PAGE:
Manual handling injuries and the tasks that cause them are an issue for many occupations and industries, and the healthcare profession is no exception to these injuries. Unfortunately, statistics show that healthcare workers may be over-represented in these figures, facing higher incidences of injury that the average.

A study in the US has found that work related injuries suffered by paramedics could be significantly reduced by the use of powered stretchers. The study found that by replacing manual stretchers with a battery-powered hydraulic system and assisted ambulance loading could reduce musculoskeletal injuries by as much as 78%, as less heavy lifting would be undertaken.

Paramedics also face spine compression that is well above the threshold limit, handling approximately 140kgs (made up of the weight of the stretcher plus the weight of the injured person) every time they raise, lower or lift the stretcher.

These factors place a lot of pressure on the body, and require specific attention from employers to ensure that these workers don’t suffer injuries related to these tasks, and the other physical stressors associated with their roles.

Back home in Australia our health and aged care workers are also at a high risk of injury from performing manual handling tasks such as transferring or moving patients.

Nurses and caregivers in both hospitals and residential care facilities suffer one of the highest levels of work-related back injuries compared to any other profession, accounting for over 70% of all injuries in the nursing profession.

So what are some of the manual handling tasks that could give rise to injury and what are your options if you have suffered such an injury? We investigate.

Workers who perform manual handling tasks are placed at a greater risk of suffering from musculoskeletal injuries. Manual tasks require people to lift, lower, push, pull, carry or otherwise move, hold or restrain any person, animal or thing.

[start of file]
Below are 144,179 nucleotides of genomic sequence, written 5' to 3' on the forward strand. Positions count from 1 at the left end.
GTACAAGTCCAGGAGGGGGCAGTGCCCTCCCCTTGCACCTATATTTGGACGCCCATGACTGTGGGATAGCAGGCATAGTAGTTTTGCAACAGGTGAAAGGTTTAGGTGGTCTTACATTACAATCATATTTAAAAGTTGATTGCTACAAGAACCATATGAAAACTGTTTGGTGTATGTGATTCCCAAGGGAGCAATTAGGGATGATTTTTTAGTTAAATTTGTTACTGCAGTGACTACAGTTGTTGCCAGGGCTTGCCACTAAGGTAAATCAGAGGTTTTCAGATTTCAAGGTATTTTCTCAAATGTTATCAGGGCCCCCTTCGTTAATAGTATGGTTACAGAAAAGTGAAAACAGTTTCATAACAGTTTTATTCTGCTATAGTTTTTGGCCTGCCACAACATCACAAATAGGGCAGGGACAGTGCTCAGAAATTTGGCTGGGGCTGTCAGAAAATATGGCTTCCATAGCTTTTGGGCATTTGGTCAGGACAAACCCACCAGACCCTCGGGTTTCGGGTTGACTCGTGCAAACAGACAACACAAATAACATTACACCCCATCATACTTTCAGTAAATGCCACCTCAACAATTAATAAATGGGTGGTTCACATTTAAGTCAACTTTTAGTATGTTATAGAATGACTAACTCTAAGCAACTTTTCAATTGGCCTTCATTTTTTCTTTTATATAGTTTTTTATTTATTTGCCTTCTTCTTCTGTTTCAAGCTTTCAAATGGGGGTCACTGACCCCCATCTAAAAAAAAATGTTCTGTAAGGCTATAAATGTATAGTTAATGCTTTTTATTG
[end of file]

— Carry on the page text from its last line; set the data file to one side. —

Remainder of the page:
Characteristics of hazardous manual tasks include:
  • Repetitive or sustained force;
  • High or sudden force;
  • Repetitive movement;
  • Sustained or awkward posture;
  • Or, exposure to vibration.
Hazardous manual handling tasks are the primary cause of musculoskeletal injuries, also known as manual handling injuries, and most often affect the back, shoulder and upper arm, or the wrist and lower arm.

A musculoskeletal injury includes:
  • Muscle sprains and strains;
  • Ligament or tendon rupture;
  • Prolapsed intervertebral discs;
  • Tendinitis of the shoulders and elbows;
  • And, carpal tunnel syndrome.
Musculoskeletal injuries are the cause of over 50% of all workers compensation claims received each year in Queensland. According to WorkCover Qld data, in 2014-15 over 40,000 musculoskeletal injury claims were lodged across all industry sectors with an average cost of $7,059 per claim.

The top 3 most common causes of musculoskeletal injuries are:
  • Lifting, carrying or putting down objects;
  • Falls;
  • And, repetitive movement or strain.
Statistics from the Australian Bureau of Statistics also shows that of 531,800 people who suffered a work related injury in 2013-14:
  • 34% sustained their injury through lifting, pushing, pulling, or bending;
  • 20% through hitting or being hit by an object;
  • 13% through a fall;
  • 9% through repetitive movement with low muscle loading.
It is therefore crucial that an employer minimises the risk of workers sustaining these types of injuries, including manual handling injuries.